7 How Can We Find 2 s Complement Representations? For negative numbers Write binary equivalent of positive number Add s at left as needed for n bits total. Complement each bit. ( ; ) Add. Example: 8bit 2 s complement rep. of = = in 2 s complement 7 = + = EE37/CC/Lecture# s Complement Exercise 23 in 6bit 2 s complement is A. B. C. D. EE37/CC/Lecture#3 26 Observations To find the magnitude of a negative 2 s complement number left bit = Complement each bit Add Example: + = or 7 2 s complement represents both positive and negative numbers. Observations We can negate a positive 2 s complement number with exactly the same procedure. Complement each bit. Add. Example: + = or 7 decimal EE37/CC/Lecture#3 27 EE37/CC/Lecture#3 28 7
8 Magnitude of 2 s Complement Number The magnitude of the 6bit 2 s complement number is A. B. 2 C. 3 D. 4 E. 22 Range of 2 s Complement Numbers Range of nbit 2 s complement numbers is 2 n to 2 n . Examples: 4bit to to +7 8bit to to +27 EE37/CC/Lecture#3 29 EE37/CC/Lecture#3 3 Range of 6bit 2 s Complement A. 64 to +63 B. 64 to +64 C. 32 to +32 D. 32 to +3 E. 3 to +32 How Do We Change 8bit 2 s Complement to More Bits? Sign Extension Copy the sign bit to the left. Examples: 8bit to 6bit 8bit to 32bit EE37/CC/Lecture#3 3 EE37/CC/Lecture#3 32 8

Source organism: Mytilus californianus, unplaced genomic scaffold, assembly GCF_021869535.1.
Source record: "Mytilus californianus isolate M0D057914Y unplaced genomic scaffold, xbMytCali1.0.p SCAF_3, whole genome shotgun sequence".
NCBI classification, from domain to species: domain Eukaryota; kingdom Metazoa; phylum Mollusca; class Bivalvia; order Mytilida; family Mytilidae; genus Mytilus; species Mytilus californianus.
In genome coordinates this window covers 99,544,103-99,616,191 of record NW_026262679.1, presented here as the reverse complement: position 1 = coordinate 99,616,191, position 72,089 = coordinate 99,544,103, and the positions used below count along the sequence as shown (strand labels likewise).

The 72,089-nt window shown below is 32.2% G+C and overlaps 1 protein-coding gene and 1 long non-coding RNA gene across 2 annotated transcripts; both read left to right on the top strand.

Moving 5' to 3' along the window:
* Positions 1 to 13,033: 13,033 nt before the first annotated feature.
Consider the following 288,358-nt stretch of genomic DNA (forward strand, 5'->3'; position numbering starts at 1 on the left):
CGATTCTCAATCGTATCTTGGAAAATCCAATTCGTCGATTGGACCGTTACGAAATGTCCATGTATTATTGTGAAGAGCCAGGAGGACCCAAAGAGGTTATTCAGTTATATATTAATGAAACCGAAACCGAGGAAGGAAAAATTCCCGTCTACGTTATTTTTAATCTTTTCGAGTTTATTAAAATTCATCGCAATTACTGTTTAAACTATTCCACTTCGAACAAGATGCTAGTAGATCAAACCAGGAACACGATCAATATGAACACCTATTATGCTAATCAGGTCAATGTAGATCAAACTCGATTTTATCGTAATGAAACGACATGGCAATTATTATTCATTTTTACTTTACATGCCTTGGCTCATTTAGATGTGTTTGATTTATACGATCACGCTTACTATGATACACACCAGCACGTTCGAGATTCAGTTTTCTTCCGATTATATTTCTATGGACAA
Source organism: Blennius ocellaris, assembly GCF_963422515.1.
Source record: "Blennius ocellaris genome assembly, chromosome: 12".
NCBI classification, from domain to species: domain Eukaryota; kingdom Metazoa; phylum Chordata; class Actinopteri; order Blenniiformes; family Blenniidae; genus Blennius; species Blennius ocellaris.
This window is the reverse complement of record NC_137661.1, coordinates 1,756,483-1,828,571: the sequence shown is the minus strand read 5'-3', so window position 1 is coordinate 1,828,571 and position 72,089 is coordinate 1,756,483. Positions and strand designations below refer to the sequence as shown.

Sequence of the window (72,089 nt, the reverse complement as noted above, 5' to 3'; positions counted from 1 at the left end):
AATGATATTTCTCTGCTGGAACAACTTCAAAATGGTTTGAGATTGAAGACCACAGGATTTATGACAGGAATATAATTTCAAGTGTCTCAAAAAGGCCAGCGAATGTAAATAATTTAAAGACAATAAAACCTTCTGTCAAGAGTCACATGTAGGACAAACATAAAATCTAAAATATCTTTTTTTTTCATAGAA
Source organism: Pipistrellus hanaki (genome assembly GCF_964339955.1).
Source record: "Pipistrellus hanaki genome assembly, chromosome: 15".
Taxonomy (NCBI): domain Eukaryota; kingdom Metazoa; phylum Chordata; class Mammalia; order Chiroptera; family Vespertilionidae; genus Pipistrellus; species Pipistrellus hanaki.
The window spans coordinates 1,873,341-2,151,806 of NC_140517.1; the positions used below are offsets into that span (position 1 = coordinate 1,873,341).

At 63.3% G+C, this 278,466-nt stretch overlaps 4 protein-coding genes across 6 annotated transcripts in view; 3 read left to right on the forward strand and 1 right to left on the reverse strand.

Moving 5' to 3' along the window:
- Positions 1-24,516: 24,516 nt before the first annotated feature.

9 How Do We Encode Decimal Numbers? Binary Coded Decimal (BCD) is handy for decimal numbers. Each digit is encoded in 4bit binary. Why BCD? Convenient for certain I/O devices that work w/ decimal numbers Examples: 97 = BCD How Do We Know if Numbers Are Signed or Unsigned? You, the programmer, decide whether numbers are signed or unsigned. The computer doesn t know what a bit pattern means until you tell it. The bit pattern could be a character. 2 = BCD EE37/CC/Lecture#3 33 EE37/CC/Lecture#3 34 Character Representations Characters must be represented as binary numbers uppercase, lowercase, Numerals, Punctuation, control characters (nonprinting) How many Bits? 7 bits : 28 Characters = EBCDIC & ASCII 8 bits : 256 Characters = Extended ASCII 6 bits : 26 Characters = Unicode How Do We Represent Characters? ASCII (American Standard Code for Information Interchange) Standard (7bit) 27 characters Extended (8bit) 255 characters Example: M = $4D = % from table EE37/CC/Lecture#3 35 EE37/CC/Lecture#3 36 9
10 ASCII Character Code Control Characters: First 32 values [ 2 6 ] Numerals: number X = 3X 6 i.e. [ ] very easy to recognize and decode Upper Case = [4 6 5A 6 ] = [,,] Lower Case = [6 6 7A 6 ] = [,,] Punctuation is scattered through remaining patterns ASCII EE37/CC/Lecture#3 37 EE37/CC/Lecture#3 38 Summary ASCII Extended Converting numbers among decimal, binary and hex (EE27) Two s complement numbers (EE27) Ranges of signed and unsigned numbers How to represent characters EE37/CC/Lecture#3 39 EE37/CC/Lecture#3 4